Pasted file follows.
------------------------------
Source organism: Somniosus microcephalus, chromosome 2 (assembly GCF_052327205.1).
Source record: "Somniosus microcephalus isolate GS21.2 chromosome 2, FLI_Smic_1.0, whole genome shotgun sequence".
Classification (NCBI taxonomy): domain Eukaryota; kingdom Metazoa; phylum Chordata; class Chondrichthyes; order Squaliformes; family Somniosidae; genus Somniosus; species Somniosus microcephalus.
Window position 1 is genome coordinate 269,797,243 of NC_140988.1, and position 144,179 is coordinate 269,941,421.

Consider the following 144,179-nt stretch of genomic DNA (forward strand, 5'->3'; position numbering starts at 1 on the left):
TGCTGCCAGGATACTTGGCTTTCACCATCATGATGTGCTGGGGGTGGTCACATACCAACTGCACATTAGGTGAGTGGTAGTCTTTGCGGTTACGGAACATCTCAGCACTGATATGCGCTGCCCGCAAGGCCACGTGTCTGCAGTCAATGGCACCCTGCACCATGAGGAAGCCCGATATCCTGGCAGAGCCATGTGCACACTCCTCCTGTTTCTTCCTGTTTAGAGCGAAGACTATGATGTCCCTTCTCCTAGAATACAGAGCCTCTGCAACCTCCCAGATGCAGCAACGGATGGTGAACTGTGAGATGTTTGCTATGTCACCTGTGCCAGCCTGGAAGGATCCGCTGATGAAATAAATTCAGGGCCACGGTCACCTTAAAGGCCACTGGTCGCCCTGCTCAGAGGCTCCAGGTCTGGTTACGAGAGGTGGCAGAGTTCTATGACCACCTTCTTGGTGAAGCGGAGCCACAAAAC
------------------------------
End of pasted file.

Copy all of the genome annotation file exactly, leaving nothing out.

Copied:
Source organism: Somniosus microcephalus, chromosome 2 (assembly GCF_052327205.1).
Source record: "Somniosus microcephalus isolate GS21.2 chromosome 2, FLI_Smic_1.0, whole genome shotgun sequence".
Classification (NCBI taxonomy): domain Eukaryota; kingdom Metazoa; phylum Chordata; class Chondrichthyes; order Squaliformes; family Somniosidae; genus Somniosus; species Somniosus microcephalus.
Window position 1 is genome coordinate 269,797,243 of NC_140988.1, and position 144,179 is coordinate 269,941,421.

Consider the following 144,179-nt stretch of genomic DNA (forward strand, 5'->3'; position numbering starts at 1 on the left):
TGCTGCCAGGATACTTGGCTTTCACCATCATGATGTGCTGGGGGTGGTCACATACCAACTGCACATTAGGTGAGTGGTAGTCTTTGCGGTTACGGAACATCTCAGCACTGATATGCGCTGCCCGCAAGGCCACGTGTCTGCAGTCAATGGCACCCTGCACCATGAGGAAGCCCGATATCCTGGCAGAGCCATGTGCACACTCCTCCTGTTTCTTCCTGTTTAGAGCGAAGACTATGATGTCCCTTCTCCTAGAATACAGAGCCTCTGCAACCTCCCAGATGCAGCAACGGATGGTGAACTGTGAGATGTTTGCTATGTCACCTGTGCCAGCCTGGAAGGATCCGCTGATGAAATAAATTCAGGGCCACGGTCACCTTAAAGGCCACTGGTCGCCCTGCTCAGAGGCTCCAGGTCTGGTTACGAGAGGTGGCAGAGTTCTATGACCACCTTCTTGGTGAAGCGGAGCCACAAAAC